From one end of the national mall to the other – it just takes ten minutes to drive – if you are lucky with the lights. From the Lincoln Memorial to the Capitol steps the view is almost unobstructed. You can see from end to end.
But this journey has taken a generation – over 40 years. ‘Arbaim shanah akut bdor…’ says Psalm 70. For 40 years we wrangled in the wilderness.
How often we did provoke God – and how often did we scorn one another. How often did we lose hope and because of that, we lost our way.
Martin Luther King said back then about hope:
"...BUT WE ALWAYS KNEW THAT HOPE IS NOT BLIND OPTIMISM. IT'S NOT IGNORING THE ENORMITY OF THE TASK AHEAD OR THE ROADBLOCKS THAT STAND IN OUR PATH. IT'S NOT SITTING ON THE SIDELINES OR SHIRKING FROM A FIGHT. HOPE IS THE THING INSIDE US THAT INSISTS, DESPITE ALL THE EVIDENCE TO THE CONTRARY, THAT SOMETHING BETTER AWAITS US IF WE HAVE THE COURAGE TO REACH FOR IT, AND TO WORK FOR IT, AND TO FIGHT FOR IT."
And fight for it we did.
And now, we HAVE seen God’s goodness, in the land of the living!
Have HOPE in the Lord. Be strong, take courage – and hope in the Lord.
Hope has been a primary theme of our president elect. In 2004 at the Democratic convention, he defined it in a manner similar to Dr. King:
“I’m not talking about blind optimism here, “ he said, “the almost willful ignorance that thinks unemployment will go away if we just don’t think about it or the health care crisis will solve itself if we just ignore it. I’m talking about something more substantial. It’s the hope of slaves sitting around a fire singing freedom songs; the hope of immigrants setting out for distant shores…. The hope of a skinny kid with a funny name who believes that America has a place for him too.”
Hope, in short, is something born of our shared stories – stories that have been for the most part, stories of degradation.
Of slavery and exile.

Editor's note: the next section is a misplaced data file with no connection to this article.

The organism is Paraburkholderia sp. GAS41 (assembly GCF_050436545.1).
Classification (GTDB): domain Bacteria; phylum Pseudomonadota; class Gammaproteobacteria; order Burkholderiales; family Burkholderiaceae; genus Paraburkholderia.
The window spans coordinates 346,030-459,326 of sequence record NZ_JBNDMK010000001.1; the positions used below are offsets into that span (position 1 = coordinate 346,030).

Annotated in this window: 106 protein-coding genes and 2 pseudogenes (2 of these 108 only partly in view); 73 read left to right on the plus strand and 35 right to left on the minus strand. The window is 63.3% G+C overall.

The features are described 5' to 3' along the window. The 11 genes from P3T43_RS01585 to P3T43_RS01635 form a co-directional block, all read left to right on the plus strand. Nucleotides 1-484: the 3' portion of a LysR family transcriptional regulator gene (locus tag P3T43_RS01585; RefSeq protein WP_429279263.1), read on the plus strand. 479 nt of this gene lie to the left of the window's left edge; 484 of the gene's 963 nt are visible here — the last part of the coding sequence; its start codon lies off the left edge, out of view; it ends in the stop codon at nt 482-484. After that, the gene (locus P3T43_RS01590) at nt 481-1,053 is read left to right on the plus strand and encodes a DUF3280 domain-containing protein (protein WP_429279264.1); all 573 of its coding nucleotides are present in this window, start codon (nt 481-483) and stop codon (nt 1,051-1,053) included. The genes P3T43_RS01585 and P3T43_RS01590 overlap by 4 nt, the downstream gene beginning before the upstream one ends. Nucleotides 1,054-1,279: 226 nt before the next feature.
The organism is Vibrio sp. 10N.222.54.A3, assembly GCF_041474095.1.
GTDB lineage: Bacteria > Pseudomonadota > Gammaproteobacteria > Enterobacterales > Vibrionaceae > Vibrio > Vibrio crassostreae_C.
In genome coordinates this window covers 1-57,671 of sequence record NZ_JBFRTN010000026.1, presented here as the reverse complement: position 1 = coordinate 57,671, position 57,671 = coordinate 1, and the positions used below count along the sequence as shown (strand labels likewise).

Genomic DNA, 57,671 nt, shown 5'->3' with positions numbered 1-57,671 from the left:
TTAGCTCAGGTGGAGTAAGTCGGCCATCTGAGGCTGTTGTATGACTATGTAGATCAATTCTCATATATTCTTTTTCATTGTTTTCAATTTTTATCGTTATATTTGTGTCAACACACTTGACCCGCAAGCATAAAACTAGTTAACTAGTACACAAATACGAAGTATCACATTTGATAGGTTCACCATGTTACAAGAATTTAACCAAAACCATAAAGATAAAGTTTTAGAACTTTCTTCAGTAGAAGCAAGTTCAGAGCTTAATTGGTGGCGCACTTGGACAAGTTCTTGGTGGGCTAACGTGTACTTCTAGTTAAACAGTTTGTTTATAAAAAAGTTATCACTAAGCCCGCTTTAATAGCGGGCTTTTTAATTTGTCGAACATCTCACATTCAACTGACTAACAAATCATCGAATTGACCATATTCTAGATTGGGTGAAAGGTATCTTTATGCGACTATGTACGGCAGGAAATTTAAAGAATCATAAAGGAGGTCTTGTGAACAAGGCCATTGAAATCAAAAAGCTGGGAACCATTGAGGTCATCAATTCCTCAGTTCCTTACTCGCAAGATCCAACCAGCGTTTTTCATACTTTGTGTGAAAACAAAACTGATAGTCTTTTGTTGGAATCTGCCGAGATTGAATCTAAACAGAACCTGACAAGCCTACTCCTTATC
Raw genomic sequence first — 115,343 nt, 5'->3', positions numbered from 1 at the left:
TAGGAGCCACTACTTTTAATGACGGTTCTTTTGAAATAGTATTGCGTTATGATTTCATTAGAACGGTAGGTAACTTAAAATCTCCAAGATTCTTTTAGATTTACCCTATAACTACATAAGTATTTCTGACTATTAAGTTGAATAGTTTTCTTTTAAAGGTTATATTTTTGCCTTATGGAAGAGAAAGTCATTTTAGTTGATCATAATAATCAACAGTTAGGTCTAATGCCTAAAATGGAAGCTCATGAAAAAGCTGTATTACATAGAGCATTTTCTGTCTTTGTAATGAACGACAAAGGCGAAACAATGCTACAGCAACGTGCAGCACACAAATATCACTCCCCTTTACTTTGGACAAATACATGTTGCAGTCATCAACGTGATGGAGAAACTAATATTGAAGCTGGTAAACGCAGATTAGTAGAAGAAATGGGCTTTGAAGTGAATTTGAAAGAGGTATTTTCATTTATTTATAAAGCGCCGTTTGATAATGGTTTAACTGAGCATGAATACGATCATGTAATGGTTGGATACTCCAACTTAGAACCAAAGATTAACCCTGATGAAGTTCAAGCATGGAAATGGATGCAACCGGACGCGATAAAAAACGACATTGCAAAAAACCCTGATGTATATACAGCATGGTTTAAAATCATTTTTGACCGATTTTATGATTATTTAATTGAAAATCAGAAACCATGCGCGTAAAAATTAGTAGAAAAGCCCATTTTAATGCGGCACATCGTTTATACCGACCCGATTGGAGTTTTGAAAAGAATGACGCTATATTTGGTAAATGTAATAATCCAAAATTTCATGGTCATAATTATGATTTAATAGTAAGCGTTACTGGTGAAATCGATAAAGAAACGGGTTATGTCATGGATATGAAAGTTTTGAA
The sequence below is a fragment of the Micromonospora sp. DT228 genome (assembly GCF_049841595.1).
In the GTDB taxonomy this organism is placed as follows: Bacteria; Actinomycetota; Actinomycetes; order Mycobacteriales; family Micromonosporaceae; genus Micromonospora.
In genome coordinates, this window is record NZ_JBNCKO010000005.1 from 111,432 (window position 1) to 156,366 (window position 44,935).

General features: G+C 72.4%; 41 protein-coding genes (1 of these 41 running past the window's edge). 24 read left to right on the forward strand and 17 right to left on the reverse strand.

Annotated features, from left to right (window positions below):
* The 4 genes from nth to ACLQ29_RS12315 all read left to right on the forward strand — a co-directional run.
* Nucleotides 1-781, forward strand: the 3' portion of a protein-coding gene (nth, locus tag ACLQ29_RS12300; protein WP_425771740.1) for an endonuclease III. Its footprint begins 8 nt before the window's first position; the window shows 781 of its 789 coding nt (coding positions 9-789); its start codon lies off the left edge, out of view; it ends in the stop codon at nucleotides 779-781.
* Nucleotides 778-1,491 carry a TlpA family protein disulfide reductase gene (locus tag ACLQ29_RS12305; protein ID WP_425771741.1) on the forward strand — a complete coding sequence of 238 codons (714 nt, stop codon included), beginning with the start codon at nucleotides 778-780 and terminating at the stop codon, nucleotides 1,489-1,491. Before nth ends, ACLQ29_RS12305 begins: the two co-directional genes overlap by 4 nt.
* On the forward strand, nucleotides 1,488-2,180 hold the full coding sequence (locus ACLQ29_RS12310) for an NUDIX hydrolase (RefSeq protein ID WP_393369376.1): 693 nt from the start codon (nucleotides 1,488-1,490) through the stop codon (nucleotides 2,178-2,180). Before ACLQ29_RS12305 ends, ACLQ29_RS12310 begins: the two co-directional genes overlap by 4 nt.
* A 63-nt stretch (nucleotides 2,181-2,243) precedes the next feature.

Of homelessness and hopelessness.
Of the Amistad and the Warsaw Ghetto.
Of the mighty rivers of Babylon and the Mississippi.
Born of hate and innocent blood – that is where our hope comes from.
It comes from the depths.
How could we continue to hope during those dark, dark days?
We have seen first-hand that hope can happen amidst the floodwaters and the ashes, the shattered promises and broken levees; because it comes from a simple act of turning.
The distance from the Lincoln memorial to the Capitol steps is very short. But in order to get from one to the other – you have to turn around. For Jews, the art of repentance is as simple as that act of reorientation, of turning around, of facing the other way – of facing our neighbor.
The dream in our day is that close to fulfillment - A simple matter of turning around.
For the first time, there truly will be no child left behind!
It will be a moment of humility and pride for all of us, for every child – and every adult.
A moment of hope enduring and a promise fulfilled.
Our new hope is born of freedom, as symbolized by the tall structure marking the halfway point between the Lincoln Memorial and the Capitol – the monument to the man who led our ragtag troops into that epic battle for freedom.
We can say it as of noon tomorrow – we’ve gone half way on our journey – we are now free!
But the dream has not yet been completely fulfilled.
There is still injustice in our land.
There is still poverty and segregation, fear and depravation.
There is still bigotry in this land.
And so, as we turn our attention from today to tomorrow, from the Lincoln memorial where Dr. King spoke, to the steps of the capitol where Barack Hussein Obama’s beautiful name will be called to the service our country as its President, we must, each of us, recommit ourselves to the dream and to service.
Abraham Joshua Heschel said, “To be is to stand for.”
We all must stand up to fear and never fear to take a stand!
We all must join hands to defy despair.
We’ve come so far – yet we’ve so far to go.
But there is a buoyancy to our steps, a purposefulness to our gait, and determination in our eyes.
We HAVE overcome!
We HAVE overcome!
We HAVE overcome!
And we shall overcome – we shall overcome - even more – some day…beginning at noon... tomorrow.